Why Do We Stammer?
What’s known as stammering in the UK and stuttering in the U.S. is a common speech problem that starts in childhood and can continue through adulthood. Repeating sounds or syllables, making sounds longer, or getting a word stuck are all forms of stammering. The amount of stammering varies from person to person and can at times depend on the situation. Different types of stammering determine whether it is a result of early childhood development.
Stammering is the result of multiple co-existence and interaction of physiological & environmental factors. The end result is losing control over fluency of speech. It is in-coordination among respiratory mechanism, vocal cords, articulatory mechanisms & mental thoughts.
While for some people their stammer goes away without the need of a speech therapist, many older children and younger adults sometimes need extra care. It’s always good to reach out for advice and support, especially if you notice your pre-school aged child is stammering repeatedly. There may be a stammering cure with YouSpeak, as you’ll have access to a community of people who are well informed and can give you work to do online. With a lifetime of support, step-by-step activities, and a results-oriented program, you’ll be able to get back to having fulfilling conversations. This article will give you a deeper understanding of what stammering is.
The 2 Types of Stammering
- Developmental Stammering: this is the most common of the two which begins in early childhood as speech and language are developing.
- Acquired or Late-onset Stammering: this form is much rarer and happens in older children and adults as a result to head injury, stroke, or a progressive neurological condition. There are also cases where medication, certain drugs, as well as psychological or emotional trauma.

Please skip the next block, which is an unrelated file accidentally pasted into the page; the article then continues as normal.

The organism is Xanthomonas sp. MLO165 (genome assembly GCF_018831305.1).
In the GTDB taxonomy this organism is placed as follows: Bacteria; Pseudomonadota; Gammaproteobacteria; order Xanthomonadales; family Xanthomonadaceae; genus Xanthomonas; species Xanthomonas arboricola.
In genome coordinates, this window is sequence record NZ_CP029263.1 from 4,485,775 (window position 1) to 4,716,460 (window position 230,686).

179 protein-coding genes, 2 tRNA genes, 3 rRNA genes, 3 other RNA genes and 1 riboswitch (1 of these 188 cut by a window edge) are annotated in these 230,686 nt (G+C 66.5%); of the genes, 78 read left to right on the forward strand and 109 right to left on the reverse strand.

Understanding Developmental Stammering
As a child is developing their language and speech skills, specific nerve pathways need to be developed. Stammering happens when those pathways for speech aren’t developed properly. The longer that the symptoms of stammering persist, the harder it is to change the brain’s pathways. While in some cases, genetics do play a role especially if there is a parent or close guardian who also has a stammer.
Stammering whether development or acquired has no impact on the person’s level of intelligence or emotional ability. But it can affect how comfortable a person feels to speak up. At the end of the day, the result of stammering is not the parent’s fault. Speech development is mainly about how well the nerve pathways throughout the brain connect and work together.
Sometimes part of a child’s development system is not coordinated which can cause repetitions and words getting stuck. This happens usually when a child is excited and has a great amount to say. With the help of a speech therapist, a child has the chance to be able to reconfigure parts of their brain that control speech.
Whatever may be the causes of Stammering, it is the result of excitement, tension, fear, nervousness, hesitation, lack of confidence and lack of courage to speak.
Common causes of Stammering
- Childish imitation of other stammerers either in the family or outside.
- Feeling of insecurity in the early age.
- Strict, rude & rough guardianship.
- Very fast speaking habit.
- Disturbances & quarrel in the family.
- If the thought process is very fast.
- Lack of co-ordination between thinking and speaking.
- Subjected to tremendous fear and tension from childhood.
- Seeing some horrifying scenes in real life.
- If the teacher is strict and always punishes & terrorizes the child.
- Frightened of every little thing.
- If parents and family members all talk very fast, the child is unable to compete with their speed.
Along with getting access and support from YouSpeak, there are many other ways to make sure your home environment facilitates space for your child to relax as they learn to work on their speech. You can also work with your speech therapist to create exercises for your child or loved one to understand their emotions that trigger their stammering.
If you or a loved one deals with the challenges of stammering, we hope that this overview has been helpful in understanding what stammering is and also in giving hope that a cure does exist.
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